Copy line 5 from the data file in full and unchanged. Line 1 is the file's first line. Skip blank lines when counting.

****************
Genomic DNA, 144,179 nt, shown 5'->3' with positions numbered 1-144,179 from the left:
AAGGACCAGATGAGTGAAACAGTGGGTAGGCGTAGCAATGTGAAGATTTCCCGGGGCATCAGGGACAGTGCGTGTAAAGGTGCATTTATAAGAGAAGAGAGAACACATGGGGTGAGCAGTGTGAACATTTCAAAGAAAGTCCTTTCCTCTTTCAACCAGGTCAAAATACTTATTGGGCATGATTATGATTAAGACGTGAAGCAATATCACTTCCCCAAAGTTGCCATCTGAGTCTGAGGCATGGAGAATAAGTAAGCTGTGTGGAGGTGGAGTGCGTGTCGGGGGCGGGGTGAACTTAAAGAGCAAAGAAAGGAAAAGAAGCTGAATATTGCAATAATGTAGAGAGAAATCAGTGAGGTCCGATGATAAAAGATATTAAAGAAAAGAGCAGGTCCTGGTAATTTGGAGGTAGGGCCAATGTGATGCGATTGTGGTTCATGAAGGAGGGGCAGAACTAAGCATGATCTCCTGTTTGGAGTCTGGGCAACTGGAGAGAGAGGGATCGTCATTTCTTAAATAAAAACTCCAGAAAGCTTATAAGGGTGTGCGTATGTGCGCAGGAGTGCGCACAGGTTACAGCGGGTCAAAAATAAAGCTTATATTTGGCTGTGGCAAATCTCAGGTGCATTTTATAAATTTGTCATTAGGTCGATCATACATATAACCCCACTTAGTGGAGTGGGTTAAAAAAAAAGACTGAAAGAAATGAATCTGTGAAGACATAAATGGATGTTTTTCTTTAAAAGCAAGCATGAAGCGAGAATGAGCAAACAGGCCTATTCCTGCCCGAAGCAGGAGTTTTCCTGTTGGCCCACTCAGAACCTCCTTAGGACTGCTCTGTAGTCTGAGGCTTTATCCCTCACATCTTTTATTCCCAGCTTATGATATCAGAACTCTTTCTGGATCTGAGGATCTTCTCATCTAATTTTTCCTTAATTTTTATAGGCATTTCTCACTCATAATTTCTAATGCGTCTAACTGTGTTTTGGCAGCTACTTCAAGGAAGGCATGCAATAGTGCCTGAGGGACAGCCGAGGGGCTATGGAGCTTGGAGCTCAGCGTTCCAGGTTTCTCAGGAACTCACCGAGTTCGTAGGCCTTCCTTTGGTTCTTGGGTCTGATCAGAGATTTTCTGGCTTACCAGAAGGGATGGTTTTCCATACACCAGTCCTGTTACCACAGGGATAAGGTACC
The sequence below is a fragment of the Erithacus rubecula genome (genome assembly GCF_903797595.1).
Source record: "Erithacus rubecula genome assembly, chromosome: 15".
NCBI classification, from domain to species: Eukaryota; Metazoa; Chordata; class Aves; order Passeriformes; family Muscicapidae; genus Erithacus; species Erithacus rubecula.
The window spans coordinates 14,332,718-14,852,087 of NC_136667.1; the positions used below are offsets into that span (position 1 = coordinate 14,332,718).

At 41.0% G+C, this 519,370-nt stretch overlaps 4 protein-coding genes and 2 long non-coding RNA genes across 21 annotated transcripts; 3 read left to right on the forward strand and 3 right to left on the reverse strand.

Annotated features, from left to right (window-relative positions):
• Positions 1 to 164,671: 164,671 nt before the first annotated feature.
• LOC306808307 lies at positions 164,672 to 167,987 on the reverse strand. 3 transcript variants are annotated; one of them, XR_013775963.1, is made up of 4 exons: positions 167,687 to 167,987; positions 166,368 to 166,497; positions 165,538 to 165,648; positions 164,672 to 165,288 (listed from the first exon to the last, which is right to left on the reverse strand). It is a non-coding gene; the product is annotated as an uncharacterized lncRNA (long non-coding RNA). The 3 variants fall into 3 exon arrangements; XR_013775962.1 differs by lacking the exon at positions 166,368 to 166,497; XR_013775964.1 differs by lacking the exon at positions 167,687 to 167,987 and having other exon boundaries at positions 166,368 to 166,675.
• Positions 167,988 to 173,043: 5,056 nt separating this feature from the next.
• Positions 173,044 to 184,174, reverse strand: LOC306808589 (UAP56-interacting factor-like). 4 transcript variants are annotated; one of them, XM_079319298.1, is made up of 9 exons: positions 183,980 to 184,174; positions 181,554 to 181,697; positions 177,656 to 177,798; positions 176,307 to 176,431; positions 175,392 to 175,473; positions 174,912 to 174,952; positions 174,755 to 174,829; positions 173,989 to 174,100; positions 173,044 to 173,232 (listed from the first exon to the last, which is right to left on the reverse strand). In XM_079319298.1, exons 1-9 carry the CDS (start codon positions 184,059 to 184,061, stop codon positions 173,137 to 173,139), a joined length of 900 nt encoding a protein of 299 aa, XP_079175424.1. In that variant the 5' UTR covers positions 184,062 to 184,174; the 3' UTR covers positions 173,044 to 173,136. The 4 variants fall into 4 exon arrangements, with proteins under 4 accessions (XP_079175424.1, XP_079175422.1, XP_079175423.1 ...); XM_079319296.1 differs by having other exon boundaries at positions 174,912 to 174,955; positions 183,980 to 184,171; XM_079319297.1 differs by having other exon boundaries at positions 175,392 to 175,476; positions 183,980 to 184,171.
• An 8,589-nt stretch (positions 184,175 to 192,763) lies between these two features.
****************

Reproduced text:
NCBI classification, from domain to species: Eukaryota; Metazoa; Chordata; class Aves; order Passeriformes; family Muscicapidae; genus Erithacus; species Erithacus rubecula.